Review Posted Online: March 15, 2018

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Kin “[find] each other’s lives inscrutable” in this rich, sharp story about the way identity is formed.

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Inseparable identical twin sisters ditch home together, and then one decides to vanish.

The talented Bennett fuels her fiction with secrets—first in her lauded debut, The Mothers (2016), and now in the assured and magnetic story of the Vignes sisters, light-skinned women parked on opposite sides of the color line. Desiree, the “fidgety twin,” and Stella, “a smart, careful girl,” make their break from stultifying rural Mallard, Louisiana, becoming 16-year-old runaways in 1954 New Orleans. The novel opens 14 years later as Desiree, fleeing a violent marriage in D.C., returns home with a different relative: her 8-year-old daughter, Jude. The gossips are agog: “In Mallard, nobody married dark....Marrying a dark man and dragging his blueblack child all over town was one step too far.” Desiree's decision seals Jude’s misery in this “colorstruck” place and propels a new generation of flight: Jude escapes on a track scholarship to UCLA. Tending bar as a side job in Beverly Hills, she catches a glimpse of her mother’s doppelgänger. Stella, ensconced in white society, is shedding her fur coat. Jude, so black that strangers routinely stare, is unrecognizable to her aunt. All this is expertly paced, unfurling before the book is half finished; a reader can guess what is coming. Bennett is deeply engaged in the unknowability of other people and the scourge of colorism. The scene in which Stella adopts her white persona is a tour de force of doubling and confusion. It calls up Toni Morrison’s The Bluest Eye, the book's 50-year-old antecedent. Bennett's novel plays with its characters' nagging feelings of being incomplete—for the twins without each other; for Jude’s boyfriend, Reese, who is trans and seeks surgery; for their friend Barry, who performs in drag as Bianca. Bennett keeps all these plot threads thrumming and her social commentary crisp. In the second half, Jude spars with her cousin Kennedy, Stella's daughter, a spoiled actress.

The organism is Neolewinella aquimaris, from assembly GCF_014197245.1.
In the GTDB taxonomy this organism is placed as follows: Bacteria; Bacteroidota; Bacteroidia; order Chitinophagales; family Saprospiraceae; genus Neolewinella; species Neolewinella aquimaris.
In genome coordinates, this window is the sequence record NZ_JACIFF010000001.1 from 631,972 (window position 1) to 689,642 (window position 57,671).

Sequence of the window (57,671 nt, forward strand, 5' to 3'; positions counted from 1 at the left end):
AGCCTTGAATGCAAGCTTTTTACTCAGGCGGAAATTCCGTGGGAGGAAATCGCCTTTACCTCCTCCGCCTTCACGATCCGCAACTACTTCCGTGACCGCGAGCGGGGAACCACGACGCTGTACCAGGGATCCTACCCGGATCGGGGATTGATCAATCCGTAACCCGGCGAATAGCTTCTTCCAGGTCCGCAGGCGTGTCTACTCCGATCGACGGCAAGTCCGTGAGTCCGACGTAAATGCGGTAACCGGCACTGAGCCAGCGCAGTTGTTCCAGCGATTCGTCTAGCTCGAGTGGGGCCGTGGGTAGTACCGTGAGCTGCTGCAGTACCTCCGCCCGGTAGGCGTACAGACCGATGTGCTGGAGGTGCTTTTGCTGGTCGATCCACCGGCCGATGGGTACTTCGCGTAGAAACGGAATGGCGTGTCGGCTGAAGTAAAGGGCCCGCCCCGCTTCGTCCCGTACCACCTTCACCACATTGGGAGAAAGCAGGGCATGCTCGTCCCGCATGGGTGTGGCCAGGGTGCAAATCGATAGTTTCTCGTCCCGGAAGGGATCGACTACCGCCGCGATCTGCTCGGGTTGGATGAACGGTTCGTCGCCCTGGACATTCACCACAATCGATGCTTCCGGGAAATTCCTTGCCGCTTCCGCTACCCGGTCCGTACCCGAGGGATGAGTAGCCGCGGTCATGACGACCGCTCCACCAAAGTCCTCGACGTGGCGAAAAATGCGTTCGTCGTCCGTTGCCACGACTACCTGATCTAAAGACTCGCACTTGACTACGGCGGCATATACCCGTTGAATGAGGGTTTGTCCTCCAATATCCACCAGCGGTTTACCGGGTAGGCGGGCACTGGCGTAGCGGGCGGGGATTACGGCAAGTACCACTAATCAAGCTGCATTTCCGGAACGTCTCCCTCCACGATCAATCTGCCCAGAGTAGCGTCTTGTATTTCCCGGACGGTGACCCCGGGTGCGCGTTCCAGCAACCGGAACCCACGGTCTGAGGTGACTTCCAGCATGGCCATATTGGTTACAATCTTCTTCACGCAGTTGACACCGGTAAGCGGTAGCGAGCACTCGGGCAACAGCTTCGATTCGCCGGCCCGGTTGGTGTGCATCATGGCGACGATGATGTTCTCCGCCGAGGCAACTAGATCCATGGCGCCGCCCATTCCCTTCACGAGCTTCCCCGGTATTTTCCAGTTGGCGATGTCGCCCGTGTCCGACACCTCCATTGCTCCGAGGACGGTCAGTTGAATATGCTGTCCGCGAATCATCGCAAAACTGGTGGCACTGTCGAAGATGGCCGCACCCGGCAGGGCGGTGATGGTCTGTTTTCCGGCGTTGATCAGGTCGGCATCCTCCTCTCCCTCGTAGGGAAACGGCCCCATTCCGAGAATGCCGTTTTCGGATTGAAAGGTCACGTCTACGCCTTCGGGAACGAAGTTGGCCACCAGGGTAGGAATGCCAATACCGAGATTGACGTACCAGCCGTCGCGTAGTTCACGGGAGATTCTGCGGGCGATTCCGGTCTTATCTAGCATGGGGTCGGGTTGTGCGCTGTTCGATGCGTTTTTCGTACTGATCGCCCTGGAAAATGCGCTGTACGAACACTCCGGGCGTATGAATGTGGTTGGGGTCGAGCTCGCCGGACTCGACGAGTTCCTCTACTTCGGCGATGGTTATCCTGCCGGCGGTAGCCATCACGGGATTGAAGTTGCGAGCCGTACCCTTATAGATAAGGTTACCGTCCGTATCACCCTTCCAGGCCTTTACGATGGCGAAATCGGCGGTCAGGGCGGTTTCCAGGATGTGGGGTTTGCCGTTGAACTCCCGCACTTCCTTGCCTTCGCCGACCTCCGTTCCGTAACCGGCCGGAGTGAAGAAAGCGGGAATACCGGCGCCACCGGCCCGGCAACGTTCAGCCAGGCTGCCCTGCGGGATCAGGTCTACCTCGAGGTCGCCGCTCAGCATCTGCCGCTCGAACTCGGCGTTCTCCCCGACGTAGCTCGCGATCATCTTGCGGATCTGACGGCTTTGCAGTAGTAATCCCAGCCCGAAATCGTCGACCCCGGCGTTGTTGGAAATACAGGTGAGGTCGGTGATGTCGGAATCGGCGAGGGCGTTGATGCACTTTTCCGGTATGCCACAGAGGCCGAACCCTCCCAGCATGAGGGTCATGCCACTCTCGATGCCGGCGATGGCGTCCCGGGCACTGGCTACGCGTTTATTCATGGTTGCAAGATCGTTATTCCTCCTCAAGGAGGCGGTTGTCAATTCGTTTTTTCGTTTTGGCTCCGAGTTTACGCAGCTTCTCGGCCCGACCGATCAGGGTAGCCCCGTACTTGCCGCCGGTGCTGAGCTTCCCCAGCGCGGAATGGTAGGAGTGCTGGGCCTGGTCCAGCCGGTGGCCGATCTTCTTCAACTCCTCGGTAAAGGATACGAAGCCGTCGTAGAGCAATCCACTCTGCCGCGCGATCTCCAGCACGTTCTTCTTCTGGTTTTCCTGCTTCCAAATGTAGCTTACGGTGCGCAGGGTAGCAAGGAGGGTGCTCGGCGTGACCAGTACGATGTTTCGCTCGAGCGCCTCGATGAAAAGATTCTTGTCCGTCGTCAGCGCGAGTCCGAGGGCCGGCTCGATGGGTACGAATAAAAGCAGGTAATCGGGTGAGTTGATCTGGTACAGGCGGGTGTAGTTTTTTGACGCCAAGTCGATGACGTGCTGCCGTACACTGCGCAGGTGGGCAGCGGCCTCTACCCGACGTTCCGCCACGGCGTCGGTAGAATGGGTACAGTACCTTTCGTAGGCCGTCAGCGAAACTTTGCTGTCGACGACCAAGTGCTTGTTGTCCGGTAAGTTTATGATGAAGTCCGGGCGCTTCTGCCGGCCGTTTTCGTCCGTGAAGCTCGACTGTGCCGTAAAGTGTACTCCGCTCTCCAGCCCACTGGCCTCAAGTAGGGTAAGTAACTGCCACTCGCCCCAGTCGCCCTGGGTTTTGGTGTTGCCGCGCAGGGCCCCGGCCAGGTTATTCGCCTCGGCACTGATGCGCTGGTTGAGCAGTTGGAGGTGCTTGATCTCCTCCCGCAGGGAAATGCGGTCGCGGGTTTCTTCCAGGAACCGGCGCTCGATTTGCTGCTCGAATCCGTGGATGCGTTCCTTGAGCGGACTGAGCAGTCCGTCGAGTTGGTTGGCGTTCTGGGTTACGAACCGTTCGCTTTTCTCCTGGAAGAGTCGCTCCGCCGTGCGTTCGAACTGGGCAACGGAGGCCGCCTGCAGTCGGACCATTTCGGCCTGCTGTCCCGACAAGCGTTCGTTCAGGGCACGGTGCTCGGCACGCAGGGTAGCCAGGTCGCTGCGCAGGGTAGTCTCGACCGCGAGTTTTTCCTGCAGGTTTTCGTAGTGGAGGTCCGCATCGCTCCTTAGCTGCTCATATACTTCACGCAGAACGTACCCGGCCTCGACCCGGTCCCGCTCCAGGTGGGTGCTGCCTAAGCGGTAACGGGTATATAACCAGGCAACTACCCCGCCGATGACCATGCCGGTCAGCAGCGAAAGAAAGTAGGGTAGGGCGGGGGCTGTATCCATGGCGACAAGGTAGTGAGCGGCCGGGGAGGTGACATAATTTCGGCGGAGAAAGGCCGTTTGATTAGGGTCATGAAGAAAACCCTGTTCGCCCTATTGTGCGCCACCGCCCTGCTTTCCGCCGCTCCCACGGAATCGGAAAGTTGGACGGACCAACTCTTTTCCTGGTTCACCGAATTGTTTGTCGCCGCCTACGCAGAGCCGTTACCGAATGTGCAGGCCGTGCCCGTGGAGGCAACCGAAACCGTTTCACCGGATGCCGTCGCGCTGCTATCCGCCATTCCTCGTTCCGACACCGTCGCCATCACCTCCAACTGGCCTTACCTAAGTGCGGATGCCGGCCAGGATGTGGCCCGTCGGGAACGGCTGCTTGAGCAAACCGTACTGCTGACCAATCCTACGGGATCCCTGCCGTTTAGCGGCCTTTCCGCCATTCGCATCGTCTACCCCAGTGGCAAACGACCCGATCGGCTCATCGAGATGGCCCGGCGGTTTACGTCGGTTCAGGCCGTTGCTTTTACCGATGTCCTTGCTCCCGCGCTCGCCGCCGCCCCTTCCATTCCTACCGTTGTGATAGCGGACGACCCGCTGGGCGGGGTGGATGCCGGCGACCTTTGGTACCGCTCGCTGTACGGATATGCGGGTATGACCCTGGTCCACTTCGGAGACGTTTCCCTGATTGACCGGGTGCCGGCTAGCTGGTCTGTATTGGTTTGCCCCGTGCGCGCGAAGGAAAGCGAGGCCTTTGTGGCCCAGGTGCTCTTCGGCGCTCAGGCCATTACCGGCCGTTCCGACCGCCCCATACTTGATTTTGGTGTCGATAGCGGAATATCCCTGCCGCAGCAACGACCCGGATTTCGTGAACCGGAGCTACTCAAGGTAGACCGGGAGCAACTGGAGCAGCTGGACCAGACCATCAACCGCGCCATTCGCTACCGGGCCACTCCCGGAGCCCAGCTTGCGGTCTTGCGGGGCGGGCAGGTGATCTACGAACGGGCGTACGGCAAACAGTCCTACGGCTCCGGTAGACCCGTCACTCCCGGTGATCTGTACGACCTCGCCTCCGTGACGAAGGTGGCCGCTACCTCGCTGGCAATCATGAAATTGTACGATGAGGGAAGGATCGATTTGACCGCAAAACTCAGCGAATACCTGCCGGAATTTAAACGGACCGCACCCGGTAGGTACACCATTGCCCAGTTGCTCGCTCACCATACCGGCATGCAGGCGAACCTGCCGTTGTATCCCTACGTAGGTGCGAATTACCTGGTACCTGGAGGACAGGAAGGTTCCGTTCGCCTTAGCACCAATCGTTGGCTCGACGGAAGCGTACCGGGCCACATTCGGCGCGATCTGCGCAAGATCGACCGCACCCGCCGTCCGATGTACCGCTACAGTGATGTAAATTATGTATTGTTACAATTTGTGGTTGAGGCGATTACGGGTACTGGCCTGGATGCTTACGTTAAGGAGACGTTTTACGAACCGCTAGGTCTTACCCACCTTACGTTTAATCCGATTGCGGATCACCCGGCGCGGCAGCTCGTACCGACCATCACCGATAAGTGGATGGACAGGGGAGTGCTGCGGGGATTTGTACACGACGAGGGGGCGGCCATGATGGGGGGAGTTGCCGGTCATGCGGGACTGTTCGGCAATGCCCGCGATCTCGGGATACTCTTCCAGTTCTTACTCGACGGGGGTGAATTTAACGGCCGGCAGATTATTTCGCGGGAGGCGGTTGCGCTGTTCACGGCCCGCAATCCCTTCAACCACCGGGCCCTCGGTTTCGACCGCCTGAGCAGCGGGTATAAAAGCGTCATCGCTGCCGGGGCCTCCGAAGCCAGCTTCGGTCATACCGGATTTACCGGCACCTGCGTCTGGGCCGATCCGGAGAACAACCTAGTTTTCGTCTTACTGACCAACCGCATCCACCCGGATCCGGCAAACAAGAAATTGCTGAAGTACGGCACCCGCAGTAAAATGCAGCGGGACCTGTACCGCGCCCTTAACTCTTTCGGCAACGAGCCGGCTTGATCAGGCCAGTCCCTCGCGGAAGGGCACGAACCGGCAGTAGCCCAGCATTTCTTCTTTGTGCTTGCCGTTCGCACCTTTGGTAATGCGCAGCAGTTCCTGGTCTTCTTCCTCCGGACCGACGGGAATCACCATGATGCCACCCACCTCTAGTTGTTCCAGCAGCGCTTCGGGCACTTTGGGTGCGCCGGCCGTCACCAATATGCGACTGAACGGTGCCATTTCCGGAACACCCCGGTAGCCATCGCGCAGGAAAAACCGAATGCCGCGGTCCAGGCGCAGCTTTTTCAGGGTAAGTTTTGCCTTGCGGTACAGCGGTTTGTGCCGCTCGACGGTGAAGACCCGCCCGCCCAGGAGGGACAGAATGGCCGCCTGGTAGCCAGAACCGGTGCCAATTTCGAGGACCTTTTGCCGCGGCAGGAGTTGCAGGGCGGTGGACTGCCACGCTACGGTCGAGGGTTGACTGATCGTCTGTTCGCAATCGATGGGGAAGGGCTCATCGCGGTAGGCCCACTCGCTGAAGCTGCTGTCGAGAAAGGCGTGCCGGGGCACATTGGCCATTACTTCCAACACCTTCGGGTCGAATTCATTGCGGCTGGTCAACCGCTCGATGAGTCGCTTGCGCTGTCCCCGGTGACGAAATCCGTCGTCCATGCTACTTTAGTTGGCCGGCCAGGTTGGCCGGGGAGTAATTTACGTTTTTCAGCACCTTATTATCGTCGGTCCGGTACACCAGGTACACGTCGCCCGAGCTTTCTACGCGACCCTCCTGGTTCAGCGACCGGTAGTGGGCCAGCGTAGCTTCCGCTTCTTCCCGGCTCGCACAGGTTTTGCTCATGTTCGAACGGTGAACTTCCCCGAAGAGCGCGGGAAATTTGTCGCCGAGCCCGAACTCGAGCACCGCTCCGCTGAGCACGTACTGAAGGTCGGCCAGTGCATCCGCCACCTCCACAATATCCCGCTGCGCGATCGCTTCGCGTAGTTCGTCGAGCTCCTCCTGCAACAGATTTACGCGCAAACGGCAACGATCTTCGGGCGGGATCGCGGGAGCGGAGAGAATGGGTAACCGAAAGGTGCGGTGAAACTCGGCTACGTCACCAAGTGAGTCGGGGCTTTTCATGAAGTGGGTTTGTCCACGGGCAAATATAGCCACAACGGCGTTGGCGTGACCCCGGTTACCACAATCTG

Kin “[find] each other’s lives inscrutable” in this rich, sharp story about the way identity is formed.

Pub Date: June 2, 2020